More of those tales are exactly what you’ll find in Ghost Trails. I grabbed a copy of the book thanks to a promotion Jill is running right now, and I’m really pleased that I did. The story is episodic, alternating a linear narrative of her bike race on the Iditarod trail with stories from further back in her past. The older stories explain, ultimately, how Jill ended up in Alaska, but they’re illustrative of character and psychological development, rather than presenting a firm chronological biography.

The Iditarod story is gripping, in the same way that Jack London stories are. Outdoor memoirs have a certain disadvantage in terms of suspense–obviously the author survived–but Jill keeps you fascinated. The other, more autobiographical narrative is equally compelling, with each moment left more on its own. Jill resists the memoirist’s pitfall of explaining why every moment matters, instead letting things play out on their own poignant terms. My favorite story is the oldest one, of a failed hike Jill took as a little girl.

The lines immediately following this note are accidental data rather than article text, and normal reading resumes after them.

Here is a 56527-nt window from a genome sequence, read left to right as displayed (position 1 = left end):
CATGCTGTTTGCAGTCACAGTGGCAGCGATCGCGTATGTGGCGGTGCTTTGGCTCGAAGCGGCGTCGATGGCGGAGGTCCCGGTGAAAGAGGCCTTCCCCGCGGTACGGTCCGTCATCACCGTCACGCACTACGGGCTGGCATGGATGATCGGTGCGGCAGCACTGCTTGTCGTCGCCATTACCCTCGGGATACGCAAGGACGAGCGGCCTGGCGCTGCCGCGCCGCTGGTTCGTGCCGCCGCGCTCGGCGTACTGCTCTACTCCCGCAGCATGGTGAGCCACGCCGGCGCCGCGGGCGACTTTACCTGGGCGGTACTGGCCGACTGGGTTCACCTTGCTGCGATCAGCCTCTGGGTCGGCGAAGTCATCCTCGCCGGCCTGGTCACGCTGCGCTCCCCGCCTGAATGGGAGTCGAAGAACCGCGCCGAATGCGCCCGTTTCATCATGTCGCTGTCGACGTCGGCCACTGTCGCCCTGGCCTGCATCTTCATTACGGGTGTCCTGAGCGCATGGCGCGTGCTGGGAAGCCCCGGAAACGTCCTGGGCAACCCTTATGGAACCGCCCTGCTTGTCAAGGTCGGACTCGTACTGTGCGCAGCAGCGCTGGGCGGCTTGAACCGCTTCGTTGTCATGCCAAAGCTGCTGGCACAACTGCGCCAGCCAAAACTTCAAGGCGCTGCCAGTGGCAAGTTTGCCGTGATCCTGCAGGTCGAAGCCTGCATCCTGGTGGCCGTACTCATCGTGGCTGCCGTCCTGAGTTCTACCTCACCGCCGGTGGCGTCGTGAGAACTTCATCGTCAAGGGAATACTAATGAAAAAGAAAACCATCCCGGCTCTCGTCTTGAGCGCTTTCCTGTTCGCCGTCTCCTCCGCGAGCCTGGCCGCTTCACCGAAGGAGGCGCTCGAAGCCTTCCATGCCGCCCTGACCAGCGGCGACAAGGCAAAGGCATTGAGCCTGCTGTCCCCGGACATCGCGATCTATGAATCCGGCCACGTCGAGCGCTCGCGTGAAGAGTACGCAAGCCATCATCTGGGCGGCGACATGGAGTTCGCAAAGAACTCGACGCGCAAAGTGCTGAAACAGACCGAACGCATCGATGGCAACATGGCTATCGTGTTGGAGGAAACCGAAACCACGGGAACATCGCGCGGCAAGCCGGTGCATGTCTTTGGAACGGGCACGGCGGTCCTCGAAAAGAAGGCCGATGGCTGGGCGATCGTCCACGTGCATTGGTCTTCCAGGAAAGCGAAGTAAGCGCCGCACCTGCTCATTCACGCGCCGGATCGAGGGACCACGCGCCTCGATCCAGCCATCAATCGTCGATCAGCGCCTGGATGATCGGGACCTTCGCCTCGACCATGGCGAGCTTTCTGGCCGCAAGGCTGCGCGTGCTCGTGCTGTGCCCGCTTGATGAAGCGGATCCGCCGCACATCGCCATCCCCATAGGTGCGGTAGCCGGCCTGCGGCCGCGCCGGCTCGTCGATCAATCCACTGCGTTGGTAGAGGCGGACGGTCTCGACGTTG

That narrative of failure sets a tone for the rest of the book. Failing is always just around the corner in all of Jill’s adventures. What if, each story asks, this is the time that things don’t work? More importantly, the stories question why the foreseen failure didn’t happen this time. What is the difference between a race you finish and a race you don’t? Why can you push through some things and not others? How fictional is the line between success and its opposite? At the same time Jill also touches on all the kinds of commonplace problems and setbacks of the outdoor lifestyle. As someone who often totally fails in very commonplace outdoor adventures, I loved this very human touch. Let’s face it–most outdoor memoirs are written by men, and men don’t usually admit to things like falling off the side of a trail or forgetting to eat.